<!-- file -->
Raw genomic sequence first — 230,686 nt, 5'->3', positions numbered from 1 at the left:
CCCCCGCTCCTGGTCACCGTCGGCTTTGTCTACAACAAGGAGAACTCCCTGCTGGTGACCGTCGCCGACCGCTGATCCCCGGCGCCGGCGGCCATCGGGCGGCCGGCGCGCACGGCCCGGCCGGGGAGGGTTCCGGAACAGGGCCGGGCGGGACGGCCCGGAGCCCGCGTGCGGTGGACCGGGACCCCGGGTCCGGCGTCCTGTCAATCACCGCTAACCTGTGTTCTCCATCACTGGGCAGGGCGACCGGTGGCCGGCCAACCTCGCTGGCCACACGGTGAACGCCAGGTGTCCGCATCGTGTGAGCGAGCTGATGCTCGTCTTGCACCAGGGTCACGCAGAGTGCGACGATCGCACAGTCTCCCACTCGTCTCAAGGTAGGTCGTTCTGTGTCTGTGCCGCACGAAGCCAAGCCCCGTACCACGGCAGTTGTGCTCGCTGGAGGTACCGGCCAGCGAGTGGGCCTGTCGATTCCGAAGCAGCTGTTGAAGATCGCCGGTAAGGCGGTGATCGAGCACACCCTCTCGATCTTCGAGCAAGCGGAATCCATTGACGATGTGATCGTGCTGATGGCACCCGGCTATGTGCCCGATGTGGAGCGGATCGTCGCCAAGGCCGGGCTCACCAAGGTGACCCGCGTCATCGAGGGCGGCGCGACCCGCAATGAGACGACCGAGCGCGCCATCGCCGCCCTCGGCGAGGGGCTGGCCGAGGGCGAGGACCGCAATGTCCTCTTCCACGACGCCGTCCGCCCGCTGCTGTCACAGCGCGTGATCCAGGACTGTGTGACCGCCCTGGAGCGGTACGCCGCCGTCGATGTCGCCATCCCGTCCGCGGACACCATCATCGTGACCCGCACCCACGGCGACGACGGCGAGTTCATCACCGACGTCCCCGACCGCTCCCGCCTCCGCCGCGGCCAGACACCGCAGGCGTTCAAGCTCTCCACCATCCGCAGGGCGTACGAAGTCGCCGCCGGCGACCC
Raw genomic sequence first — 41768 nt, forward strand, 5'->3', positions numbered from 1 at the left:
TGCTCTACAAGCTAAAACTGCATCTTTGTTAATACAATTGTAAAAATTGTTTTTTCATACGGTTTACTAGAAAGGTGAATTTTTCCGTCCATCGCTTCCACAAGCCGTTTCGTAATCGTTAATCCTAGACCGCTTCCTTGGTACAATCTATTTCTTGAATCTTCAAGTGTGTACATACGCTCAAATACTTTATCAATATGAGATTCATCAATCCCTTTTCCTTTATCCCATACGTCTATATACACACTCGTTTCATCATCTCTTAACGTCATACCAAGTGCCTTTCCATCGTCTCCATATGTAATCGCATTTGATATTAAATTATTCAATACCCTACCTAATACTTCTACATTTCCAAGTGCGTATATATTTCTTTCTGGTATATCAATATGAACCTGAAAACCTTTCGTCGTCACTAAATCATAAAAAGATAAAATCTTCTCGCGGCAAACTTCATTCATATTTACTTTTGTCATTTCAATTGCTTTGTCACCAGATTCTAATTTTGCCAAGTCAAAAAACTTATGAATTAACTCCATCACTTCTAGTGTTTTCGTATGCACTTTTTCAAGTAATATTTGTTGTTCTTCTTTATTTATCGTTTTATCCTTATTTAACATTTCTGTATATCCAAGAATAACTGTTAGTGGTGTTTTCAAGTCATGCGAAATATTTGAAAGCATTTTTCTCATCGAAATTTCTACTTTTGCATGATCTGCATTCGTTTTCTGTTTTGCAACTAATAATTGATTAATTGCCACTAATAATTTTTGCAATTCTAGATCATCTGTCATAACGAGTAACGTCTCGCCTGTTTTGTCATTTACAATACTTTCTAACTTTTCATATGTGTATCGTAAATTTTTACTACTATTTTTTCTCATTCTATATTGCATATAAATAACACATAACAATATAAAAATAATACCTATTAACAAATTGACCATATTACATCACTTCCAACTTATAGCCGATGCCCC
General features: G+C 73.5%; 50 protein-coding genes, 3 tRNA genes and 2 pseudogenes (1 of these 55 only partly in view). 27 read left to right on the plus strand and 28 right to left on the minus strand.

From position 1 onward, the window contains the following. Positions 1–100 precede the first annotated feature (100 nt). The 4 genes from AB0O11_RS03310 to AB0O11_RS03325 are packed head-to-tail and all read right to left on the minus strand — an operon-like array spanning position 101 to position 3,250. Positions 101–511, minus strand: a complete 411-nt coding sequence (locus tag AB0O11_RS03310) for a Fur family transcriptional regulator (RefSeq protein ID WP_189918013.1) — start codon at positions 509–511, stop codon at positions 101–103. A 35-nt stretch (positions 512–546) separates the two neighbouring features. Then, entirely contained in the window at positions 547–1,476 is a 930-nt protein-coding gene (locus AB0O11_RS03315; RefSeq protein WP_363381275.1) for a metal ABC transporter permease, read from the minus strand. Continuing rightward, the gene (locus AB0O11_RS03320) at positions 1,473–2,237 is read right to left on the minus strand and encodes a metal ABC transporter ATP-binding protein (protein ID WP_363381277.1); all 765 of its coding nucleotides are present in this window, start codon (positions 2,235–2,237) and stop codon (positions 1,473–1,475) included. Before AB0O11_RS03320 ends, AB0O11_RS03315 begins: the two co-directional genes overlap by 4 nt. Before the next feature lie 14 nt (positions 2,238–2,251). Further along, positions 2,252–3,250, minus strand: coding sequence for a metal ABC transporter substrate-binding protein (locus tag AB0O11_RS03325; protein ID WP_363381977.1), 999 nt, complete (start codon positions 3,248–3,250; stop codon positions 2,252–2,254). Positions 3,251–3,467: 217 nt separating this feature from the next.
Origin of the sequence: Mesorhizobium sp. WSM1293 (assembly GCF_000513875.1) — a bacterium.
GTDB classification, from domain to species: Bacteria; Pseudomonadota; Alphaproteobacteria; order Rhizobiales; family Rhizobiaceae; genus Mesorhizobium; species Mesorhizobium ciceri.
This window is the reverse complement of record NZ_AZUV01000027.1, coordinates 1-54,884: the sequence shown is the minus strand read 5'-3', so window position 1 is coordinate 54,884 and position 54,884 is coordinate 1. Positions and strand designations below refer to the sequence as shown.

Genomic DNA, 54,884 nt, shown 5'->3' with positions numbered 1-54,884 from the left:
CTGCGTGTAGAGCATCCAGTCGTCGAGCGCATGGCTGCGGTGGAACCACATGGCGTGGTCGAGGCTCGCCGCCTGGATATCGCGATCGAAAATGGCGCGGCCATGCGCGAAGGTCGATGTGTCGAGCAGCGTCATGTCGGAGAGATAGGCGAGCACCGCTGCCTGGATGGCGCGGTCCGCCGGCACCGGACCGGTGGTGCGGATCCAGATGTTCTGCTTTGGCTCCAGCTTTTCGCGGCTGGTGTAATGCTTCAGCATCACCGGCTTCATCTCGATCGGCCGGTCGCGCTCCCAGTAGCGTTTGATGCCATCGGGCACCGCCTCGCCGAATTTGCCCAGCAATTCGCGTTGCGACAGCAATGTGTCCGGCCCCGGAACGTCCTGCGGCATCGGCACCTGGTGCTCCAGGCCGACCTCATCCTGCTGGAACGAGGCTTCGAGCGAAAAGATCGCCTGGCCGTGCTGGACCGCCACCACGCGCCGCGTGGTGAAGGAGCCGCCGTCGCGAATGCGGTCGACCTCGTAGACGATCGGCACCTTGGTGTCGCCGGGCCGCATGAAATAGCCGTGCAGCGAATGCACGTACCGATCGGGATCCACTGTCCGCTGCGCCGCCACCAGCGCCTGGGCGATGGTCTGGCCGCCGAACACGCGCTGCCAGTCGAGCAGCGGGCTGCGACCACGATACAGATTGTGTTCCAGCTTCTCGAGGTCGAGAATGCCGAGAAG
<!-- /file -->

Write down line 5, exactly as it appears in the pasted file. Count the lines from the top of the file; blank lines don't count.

General features: G+C 73.5%; 50 protein-coding genes, 3 tRNA genes and 2 pseudogenes (1 of these 55 only partly in view). 27 read left to right on the plus strand and 28 right to left on the minus strand.